Magma, climbing from beneath the Earth's crust, has been mapped traveling up to the base of Mount Rainier. A second study is examining the volcanic plumbing of Mount Saint Helen's. Those two volcanoes are among the most dangerous in the nation.
An eruption of Mount Rainier could cause glaciers on the mountain to melt. This would possibly trigger massive mudflows, called lahars, that might flood metropolitan areas of Seattle and Tacoma.
As the North American continental plate moves westward, the Juan de Fuca plate, under the Pacific Ocean, is moving beneath the continental plate, in a process called subduction. It is this action which gives rise to the Cascade volcanoes, which include Mount Saint Helens and Rainier.
The Juan de Fuca plate is moisture-rich from its time beneath the water. As it is pressed beneath the North American plate, the rock deforms as the temperature and pressure rises. This releases water from the plate, which begins to rise. This lowers the melting point of the rocks, creating magma.
Magnetic and electrical conductivity changes during the subduction process. In 2006, a team of researchers measured these fluctuations. A seismic study was also undertaken at the same time, allowing investigators the ability to determine the boundary between solid rock and magma.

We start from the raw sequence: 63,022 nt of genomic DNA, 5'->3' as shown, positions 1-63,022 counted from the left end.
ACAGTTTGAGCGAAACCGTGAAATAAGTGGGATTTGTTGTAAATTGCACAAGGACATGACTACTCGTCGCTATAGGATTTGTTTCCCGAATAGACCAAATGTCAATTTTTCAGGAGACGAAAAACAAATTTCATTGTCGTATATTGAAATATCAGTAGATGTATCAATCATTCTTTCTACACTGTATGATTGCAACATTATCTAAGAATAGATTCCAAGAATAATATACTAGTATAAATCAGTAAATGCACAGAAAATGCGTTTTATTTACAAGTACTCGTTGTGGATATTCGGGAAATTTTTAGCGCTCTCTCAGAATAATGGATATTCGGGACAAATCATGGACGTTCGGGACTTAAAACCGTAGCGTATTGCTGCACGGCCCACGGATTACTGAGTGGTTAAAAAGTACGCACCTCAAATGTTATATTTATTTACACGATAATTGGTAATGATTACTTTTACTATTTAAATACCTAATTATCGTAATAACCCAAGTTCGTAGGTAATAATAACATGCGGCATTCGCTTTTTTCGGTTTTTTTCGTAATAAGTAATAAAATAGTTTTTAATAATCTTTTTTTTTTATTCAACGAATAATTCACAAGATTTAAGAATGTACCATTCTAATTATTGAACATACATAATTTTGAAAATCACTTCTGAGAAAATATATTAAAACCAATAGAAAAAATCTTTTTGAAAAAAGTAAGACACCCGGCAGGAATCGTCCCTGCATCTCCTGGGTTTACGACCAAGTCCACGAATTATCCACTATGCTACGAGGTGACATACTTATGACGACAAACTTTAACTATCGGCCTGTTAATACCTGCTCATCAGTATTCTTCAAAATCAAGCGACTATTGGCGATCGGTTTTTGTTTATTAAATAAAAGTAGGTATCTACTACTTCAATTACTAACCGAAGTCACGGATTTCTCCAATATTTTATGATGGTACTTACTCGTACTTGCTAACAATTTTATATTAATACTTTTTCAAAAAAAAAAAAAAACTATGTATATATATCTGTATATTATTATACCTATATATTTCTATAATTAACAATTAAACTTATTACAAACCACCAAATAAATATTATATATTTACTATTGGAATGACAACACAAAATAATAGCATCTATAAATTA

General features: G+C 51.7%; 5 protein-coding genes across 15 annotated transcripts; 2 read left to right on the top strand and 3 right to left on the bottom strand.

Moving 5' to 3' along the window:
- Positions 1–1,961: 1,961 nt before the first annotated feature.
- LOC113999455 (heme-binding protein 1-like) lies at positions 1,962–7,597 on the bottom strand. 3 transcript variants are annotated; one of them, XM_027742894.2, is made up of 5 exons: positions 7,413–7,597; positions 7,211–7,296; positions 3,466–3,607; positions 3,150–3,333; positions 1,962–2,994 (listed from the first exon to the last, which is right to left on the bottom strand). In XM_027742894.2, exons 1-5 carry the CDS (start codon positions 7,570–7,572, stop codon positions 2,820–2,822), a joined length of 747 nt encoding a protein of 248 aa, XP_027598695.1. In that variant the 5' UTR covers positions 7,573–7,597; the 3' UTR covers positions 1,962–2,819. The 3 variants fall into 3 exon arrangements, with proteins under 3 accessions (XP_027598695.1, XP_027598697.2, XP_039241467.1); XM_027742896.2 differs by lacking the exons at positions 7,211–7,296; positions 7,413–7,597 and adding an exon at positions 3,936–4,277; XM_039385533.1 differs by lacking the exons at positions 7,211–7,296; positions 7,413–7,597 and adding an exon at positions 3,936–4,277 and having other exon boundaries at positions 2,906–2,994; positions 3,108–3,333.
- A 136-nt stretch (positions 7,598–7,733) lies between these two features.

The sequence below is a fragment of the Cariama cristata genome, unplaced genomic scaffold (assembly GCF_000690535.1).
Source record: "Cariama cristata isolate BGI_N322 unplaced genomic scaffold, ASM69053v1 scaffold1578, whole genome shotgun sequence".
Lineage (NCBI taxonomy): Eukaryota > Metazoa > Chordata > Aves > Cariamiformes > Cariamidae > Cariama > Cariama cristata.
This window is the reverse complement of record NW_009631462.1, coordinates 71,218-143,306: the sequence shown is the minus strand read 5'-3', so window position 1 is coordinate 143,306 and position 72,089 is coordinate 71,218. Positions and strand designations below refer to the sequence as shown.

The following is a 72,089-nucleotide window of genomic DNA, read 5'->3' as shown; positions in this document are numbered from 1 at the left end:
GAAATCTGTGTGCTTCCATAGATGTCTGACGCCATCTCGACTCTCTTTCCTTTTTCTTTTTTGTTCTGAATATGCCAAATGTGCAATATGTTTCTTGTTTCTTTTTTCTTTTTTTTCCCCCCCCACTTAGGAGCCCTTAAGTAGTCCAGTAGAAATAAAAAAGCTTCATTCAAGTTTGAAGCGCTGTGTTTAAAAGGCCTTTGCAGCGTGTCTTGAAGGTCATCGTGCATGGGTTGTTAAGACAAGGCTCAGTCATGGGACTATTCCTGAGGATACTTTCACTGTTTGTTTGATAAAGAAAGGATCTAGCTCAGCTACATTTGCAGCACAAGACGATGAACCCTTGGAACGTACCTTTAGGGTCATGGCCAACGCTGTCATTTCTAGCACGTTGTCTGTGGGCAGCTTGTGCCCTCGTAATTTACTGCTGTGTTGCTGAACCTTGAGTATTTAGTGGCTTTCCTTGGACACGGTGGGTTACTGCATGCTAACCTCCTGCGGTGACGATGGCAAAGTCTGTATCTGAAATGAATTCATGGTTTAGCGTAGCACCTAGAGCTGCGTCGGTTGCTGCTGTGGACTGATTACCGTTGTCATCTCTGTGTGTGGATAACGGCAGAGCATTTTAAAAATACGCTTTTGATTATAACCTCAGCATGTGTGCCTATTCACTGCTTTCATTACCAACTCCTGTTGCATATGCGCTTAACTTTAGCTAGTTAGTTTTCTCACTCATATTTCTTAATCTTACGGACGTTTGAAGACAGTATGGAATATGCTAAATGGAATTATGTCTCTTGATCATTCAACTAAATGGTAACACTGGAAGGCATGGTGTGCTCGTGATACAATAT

As hot water rises from the Juan de Fuca plate roughly fifty miles underground, it causes the formation of magma, which travels toward the surface. About 25 miles underground, the mixture is joined by additional water, also squeezed from the rock. This then rises like an elevator shaft, heading to the base of Mount Rainier. Strangely, this shaft is west of the mountain, toward the coast. When it reaches 12 miles beneath the surface, the structure suddenly turns east, toward the volcano.
"I don't think anyone knows why volcanoes don't form directly above [the rising magma], but this seems to be the characteristic of subduction zones," Shane McGary, geophysicist at the College of New Jersey, told the press.
Investigation of Mount Saint Helens will involve setting off small explosions around the mountain, in order to study the seismic waves the blasts produce. Researchers say these vibrations will not be as strong as earthquakes that regularly happen at the mountain, and pose no risk of triggering an eruption.
"This will tell us where the pathways of the magma are, and the geologic structures through which they're moving," said director John Vidale, from the University of Washington.
Mapping paths taken by magma through volcanoes could help researchers predict eruptions with a greater degree of accuracy.
Volcanic mapping of Mount Rainier was detailed in the journal Nature.